If it is important to know if the stripes are or are not associated
with the Avenue, how much trouble would it be to extend, to beyond
the Avenue's ditches (possibly with only a narrow extension) the
excavation of the Avenue that reveals them?
At 05:40 AM 11/11/2015, you wrote:
>I think it is quite puzzling considering the plethora of specialists
>in geomporphology that we have in the UK that the right person isn't
>picked for the right job.
>On 11/11/15, John Wood <[log in to unmask]> wrote:
> > Last evening, whilst involved in another activity, I watched part of a
> > repeat of the 'Secrets of Stonehenge' programme on television.
> > A section of the programme was devoted to the apparent 'periglacial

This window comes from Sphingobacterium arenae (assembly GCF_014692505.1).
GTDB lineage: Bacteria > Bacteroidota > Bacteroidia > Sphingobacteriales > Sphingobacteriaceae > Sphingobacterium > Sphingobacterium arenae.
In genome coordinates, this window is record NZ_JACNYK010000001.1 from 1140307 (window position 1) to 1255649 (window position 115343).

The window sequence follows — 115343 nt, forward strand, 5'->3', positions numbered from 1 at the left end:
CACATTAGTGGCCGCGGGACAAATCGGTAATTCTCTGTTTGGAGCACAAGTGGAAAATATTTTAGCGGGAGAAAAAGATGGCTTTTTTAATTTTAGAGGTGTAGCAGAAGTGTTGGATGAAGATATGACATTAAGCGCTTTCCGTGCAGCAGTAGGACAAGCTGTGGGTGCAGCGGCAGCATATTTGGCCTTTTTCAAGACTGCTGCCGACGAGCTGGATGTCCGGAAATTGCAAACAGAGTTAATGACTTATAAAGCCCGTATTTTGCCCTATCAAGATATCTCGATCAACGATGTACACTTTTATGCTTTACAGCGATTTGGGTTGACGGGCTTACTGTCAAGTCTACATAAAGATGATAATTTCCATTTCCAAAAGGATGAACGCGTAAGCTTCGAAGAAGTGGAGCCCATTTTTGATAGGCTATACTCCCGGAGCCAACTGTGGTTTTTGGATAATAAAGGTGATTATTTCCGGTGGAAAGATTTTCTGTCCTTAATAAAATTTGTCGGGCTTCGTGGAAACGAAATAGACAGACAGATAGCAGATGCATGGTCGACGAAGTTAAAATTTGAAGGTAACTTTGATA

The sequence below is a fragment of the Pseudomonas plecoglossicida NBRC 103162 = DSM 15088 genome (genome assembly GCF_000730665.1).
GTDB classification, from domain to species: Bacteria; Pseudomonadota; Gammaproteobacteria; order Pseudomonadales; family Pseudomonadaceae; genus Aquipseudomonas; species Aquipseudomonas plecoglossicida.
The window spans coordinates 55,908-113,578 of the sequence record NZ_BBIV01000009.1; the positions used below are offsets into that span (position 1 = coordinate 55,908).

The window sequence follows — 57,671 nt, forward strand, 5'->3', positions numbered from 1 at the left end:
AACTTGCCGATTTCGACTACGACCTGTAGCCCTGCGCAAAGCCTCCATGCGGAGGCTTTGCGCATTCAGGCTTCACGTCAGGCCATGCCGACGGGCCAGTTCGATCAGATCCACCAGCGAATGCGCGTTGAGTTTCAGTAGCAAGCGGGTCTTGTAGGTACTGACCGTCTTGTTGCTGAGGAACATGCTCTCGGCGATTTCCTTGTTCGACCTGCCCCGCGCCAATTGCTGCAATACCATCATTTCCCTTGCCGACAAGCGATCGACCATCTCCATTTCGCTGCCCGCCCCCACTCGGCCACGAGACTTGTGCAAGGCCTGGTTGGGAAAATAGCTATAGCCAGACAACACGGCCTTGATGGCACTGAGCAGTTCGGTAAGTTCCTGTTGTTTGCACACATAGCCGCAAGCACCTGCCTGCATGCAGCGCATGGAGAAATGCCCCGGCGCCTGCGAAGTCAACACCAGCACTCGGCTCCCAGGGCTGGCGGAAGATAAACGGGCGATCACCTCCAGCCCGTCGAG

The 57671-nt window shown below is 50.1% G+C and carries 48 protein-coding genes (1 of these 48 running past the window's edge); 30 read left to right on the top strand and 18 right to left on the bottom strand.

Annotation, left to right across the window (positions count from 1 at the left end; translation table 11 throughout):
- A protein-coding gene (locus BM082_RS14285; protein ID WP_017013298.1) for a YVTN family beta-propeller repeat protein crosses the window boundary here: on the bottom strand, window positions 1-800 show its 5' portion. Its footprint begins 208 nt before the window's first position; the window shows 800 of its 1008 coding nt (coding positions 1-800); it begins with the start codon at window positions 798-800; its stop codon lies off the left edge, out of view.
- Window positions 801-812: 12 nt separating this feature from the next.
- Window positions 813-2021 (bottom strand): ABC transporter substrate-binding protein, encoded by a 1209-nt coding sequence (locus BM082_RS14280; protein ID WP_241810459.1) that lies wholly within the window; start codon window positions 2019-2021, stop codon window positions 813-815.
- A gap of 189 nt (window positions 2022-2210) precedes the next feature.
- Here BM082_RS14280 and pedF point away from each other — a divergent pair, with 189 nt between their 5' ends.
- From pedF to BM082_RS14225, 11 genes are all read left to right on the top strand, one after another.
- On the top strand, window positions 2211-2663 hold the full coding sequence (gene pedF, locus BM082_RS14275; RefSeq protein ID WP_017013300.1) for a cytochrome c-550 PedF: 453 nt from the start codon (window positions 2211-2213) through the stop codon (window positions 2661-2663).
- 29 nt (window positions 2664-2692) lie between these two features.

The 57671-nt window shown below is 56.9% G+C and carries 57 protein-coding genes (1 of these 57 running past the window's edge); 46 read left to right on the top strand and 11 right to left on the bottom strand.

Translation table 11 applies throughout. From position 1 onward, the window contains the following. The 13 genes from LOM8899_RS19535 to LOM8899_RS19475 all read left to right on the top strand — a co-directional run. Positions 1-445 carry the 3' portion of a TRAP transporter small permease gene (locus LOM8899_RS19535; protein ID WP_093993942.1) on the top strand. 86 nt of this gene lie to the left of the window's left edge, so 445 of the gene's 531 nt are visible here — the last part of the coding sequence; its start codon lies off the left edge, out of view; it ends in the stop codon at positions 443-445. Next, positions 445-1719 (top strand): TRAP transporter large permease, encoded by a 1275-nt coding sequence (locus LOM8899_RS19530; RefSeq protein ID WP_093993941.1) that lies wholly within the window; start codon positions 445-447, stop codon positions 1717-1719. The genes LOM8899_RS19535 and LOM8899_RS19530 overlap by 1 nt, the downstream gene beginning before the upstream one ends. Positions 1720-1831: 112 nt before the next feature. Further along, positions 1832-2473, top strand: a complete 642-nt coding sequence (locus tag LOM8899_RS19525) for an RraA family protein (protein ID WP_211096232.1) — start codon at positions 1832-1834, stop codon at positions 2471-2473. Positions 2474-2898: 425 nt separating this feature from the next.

> > stripes' within the Avenue.
> > It was noted, by the narrator, that these features had been identified
> > by a geologist which made me wonder why they had not consulted a
> > geomorphologist.
> > These features, if they are periglacial stripes, would be more
> > properly ascertained by a geomorphologist than a geologist.
> > Indeed I am sure that there are those whose knowledge and experience
> > overlap the two disciplines, however comparing the two is like asking
> > a dinosaur specialist to date your medieval pottery. It is like the
> > muddling palaeontologist with an archaeologist, OK they are both
> > interested in old things buried undergound but apart from that the
> > disciplines are quite separate.
> > I think it is quite puzzling considering the plethora of specialists
> > in geomporphology that we have in the UK that the right person is
> > picked for the right job.